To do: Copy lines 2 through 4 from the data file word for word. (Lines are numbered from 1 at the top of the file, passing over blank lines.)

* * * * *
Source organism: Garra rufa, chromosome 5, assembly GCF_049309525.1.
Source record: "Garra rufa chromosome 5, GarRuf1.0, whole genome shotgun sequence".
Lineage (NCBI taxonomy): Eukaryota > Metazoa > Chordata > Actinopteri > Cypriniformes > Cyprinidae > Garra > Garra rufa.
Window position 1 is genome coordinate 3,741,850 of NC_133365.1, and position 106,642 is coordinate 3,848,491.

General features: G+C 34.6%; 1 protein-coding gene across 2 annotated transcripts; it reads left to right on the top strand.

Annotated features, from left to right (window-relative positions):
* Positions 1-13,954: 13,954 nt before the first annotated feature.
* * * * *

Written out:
Source record: "Garra rufa chromosome 5, GarRuf1.0, whole genome shotgun sequence".
Lineage (NCBI taxonomy): Eukaryota > Metazoa > Chordata > Actinopteri > Cypriniformes > Cyprinidae > Garra > Garra rufa.
Window position 1 is genome coordinate 3,741,850 of NC_133365.1, and position 106,642 is coordinate 3,848,491.